Thirdly, successes in understanding the natural world soon give rise to the question of whether, if we were to apply to the domain of human society the methods that have paid off in discovering new truths in the realm of nature, we might be able to develop reliable human sciences. In the 17th and 18th centuries, this would be understood as the project to achieve progress in "moral philosophy" that would rival the achievements in the "natural philosophy." Looking back, we now realize that what we call the "social sciences" (economics, sociology, anthropology, psychology, political science, human geography and much of modern practice in history) are historical offshoots of this Enlightenment project, just as modern astronomy, geology, physics, chemistry, biology and medical science are the children of what used to be understood as "natural philosophy."
Separately, Bacon and Descartes stress what most thinkers nowadays recognize as two essential aspects of successful work in the sciences (whether natural or social) - the empirical and the rational. Bacon's empiricism insists that all ideas (true and false) are ultimately derived by induction (properly or improperly carried out) from experience, that is, from information that comes to the mind from the physical senses. Descartes' rationalism holds that knowledge is to be arrived at by careful deduction from self-evident ideas that are innate (inborn) in all human minds. Although both men recognized the importance of both observation and reasoning, their starting points are distinctly different, and the question of how these two aspects are to be understood to cooperate is something to which neither gave much thought.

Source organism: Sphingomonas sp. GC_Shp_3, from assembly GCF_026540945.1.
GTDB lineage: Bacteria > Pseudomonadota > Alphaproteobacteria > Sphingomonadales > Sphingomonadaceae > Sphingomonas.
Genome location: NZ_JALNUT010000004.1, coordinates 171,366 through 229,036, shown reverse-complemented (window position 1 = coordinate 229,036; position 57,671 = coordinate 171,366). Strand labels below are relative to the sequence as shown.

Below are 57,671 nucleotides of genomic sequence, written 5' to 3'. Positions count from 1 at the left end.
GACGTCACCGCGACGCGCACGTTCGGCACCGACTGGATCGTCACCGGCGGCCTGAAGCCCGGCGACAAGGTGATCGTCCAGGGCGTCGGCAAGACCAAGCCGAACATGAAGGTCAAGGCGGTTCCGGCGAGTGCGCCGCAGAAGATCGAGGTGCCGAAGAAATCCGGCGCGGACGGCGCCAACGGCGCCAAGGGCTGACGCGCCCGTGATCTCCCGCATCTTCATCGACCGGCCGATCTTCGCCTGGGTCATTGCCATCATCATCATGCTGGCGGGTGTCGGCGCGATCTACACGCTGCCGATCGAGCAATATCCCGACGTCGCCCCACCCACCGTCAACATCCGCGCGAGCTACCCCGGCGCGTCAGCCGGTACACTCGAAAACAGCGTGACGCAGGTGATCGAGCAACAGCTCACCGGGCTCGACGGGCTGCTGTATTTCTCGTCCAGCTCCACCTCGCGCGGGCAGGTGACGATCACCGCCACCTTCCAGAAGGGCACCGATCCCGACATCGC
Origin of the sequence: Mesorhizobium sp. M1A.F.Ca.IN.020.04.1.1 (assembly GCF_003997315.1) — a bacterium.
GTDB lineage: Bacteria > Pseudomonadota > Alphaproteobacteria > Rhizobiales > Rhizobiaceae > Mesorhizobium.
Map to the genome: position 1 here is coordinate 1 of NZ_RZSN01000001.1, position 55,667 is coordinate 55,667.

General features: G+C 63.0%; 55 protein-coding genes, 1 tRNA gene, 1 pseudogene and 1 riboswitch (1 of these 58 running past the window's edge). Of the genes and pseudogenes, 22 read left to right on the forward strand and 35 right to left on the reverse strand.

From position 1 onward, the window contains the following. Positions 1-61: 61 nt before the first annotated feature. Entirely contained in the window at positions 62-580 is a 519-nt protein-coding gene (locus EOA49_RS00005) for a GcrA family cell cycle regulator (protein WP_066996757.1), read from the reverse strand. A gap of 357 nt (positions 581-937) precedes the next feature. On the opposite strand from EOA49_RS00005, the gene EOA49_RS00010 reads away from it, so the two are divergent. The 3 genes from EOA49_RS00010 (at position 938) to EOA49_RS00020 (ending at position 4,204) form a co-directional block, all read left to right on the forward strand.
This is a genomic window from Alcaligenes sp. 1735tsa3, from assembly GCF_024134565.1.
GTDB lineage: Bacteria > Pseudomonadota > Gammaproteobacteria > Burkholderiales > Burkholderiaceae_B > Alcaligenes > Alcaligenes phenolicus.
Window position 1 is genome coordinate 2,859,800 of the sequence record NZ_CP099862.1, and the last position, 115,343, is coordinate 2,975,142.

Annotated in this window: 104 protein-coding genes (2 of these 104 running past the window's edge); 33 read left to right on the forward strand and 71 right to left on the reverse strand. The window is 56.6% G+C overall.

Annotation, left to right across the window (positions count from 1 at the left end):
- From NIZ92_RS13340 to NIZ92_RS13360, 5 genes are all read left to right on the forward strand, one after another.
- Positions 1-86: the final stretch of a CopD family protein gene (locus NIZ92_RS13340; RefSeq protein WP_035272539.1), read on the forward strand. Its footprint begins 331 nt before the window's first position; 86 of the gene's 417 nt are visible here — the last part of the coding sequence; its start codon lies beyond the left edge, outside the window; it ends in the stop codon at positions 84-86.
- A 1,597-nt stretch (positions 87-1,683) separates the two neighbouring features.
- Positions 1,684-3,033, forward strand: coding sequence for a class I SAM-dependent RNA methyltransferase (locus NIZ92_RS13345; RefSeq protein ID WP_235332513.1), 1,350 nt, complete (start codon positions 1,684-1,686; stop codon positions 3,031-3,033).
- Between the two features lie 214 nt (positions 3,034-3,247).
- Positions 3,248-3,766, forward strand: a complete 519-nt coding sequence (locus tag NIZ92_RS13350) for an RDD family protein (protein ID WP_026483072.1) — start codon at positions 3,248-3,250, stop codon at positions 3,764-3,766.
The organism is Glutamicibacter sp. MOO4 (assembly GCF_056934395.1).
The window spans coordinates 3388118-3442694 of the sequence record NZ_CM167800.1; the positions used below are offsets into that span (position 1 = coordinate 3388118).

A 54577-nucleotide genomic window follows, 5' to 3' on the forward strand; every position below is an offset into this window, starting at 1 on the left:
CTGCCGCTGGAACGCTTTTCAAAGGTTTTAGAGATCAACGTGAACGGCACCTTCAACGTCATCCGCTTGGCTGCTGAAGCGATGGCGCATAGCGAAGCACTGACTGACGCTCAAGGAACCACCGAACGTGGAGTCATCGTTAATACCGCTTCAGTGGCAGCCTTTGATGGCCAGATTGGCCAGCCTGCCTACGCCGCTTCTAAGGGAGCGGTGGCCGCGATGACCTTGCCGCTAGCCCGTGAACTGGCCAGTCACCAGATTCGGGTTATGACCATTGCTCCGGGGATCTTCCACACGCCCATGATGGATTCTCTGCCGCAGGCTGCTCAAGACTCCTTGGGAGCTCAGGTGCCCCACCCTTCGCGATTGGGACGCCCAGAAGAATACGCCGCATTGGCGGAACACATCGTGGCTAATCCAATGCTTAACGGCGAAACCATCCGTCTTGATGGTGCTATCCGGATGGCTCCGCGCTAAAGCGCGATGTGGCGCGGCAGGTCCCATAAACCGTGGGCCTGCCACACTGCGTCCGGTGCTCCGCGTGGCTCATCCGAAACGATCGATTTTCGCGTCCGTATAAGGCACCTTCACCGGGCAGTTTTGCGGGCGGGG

We see the successful combination of meticulous observation (often in connection with experiment) and powerful mathematical reasoning in the achievements of the Italian Galileo Galilei (1564-1642) and the Englishman Isaac Newton (1642-1727), both mathematicians who turned their attention to questions of optics and dynamics (branches of physics) and of astronomy. We will conclude this series of readings with a brief look at some writings of Galileo and Newton that take up questions of the proper method to be followed in doing natural science. [Note: in Fall 99 we will not be taking up these readings.]